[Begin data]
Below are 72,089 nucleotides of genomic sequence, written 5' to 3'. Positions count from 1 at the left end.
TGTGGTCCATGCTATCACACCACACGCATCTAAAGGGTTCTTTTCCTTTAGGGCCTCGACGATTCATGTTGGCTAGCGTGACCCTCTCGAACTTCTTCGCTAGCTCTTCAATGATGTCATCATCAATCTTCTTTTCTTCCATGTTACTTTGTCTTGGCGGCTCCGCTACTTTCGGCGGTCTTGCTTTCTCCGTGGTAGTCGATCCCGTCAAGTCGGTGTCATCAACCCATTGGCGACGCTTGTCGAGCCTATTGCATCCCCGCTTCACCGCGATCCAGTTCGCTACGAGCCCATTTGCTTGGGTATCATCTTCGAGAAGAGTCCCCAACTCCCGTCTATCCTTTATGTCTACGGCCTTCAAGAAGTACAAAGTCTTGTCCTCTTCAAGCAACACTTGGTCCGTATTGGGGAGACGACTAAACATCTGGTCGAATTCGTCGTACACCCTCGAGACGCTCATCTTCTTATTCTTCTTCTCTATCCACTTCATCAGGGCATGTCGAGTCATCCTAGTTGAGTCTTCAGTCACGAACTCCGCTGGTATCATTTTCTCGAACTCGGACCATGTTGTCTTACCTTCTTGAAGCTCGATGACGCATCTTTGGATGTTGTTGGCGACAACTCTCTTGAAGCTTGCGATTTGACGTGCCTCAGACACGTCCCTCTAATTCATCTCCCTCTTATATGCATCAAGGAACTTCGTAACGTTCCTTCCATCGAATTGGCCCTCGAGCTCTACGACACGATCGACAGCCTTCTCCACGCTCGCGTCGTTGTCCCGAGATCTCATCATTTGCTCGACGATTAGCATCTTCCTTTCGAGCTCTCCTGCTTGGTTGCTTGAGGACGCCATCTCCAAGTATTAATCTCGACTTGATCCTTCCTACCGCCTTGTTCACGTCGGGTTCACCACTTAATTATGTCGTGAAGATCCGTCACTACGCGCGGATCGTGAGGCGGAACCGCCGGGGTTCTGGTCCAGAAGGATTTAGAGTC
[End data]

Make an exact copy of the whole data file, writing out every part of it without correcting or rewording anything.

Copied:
Below are 72,089 nucleotides of genomic sequence, written 5' to 3'. Positions count from 1 at the left end.
TGTGGTCCATGCTATCACACCACACGCATCTAAAGGGTTCTTTTCCTTTAGGGCCTCGACGATTCATGTTGGCTAGCGTGACCCTCTCGAACTTCTTCGCTAGCTCTTCAATGATGTCATCATCAATCTTCTTTTCTTCCATGTTACTTTGTCTTGGCGGCTCCGCTACTTTCGGCGGTCTTGCTTTCTCCGTGGTAGTCGATCCCGTCAAGTCGGTGTCATCAACCCATTGGCGACGCTTGTCGAGCCTATTGCATCCCCGCTTCACCGCGATCCAGTTCGCTACGAGCCCATTTGCTTGGGTATCATCTTCGAGAAGAGTCCCCAACTCCCGTCTATCCTTTATGTCTACGGCCTTCAAGAAGTACAAAGTCTTGTCCTCTTCAAGCAACACTTGGTCCGTATTGGGGAGACGACTAAACATCTGGTCGAATTCGTCGTACACCCTCGAGACGCTCATCTTCTTATTCTTCTTCTCTATCCACTTCATCAGGGCATGTCGAGTCATCCTAGTTGAGTCTTCAGTCACGAACTCCGCTGGTATCATTTTCTCGAACTCGGACCATGTTGTCTTACCTTCTTGAAGCTCGATGACGCATCTTTGGATGTTGTTGGCGACAACTCTCTTGAAGCTTGCGATTTGACGTGCCTCAGACACGTCCCTCTAATTCATCTCCCTCTTATATGCATCAAGGAACTTCGTAACGTTCCTTCCATCGAATTGGCCCTCGAGCTCTACGACACGATCGACAGCCTTCTCCACGCTCGCGTCGTTGTCCCGAGATCTCATCATTTGCTCGACGATTAGCATCTTCCTTTCGAGCTCTCCTGCTTGGTTGCTTGAGGACGCCATCTCCAAGTATTAATCTCGACTTGATCCTTCCTACCGCCTTGTTCACGTCGGGTTCACCACTTAATTATGTCGTGAAGATCCGTCACTACGCGCGGATCGTGAGGCGGAACCGCCGGGGTTCTGGTCCAGAAGGATTTAGAGTC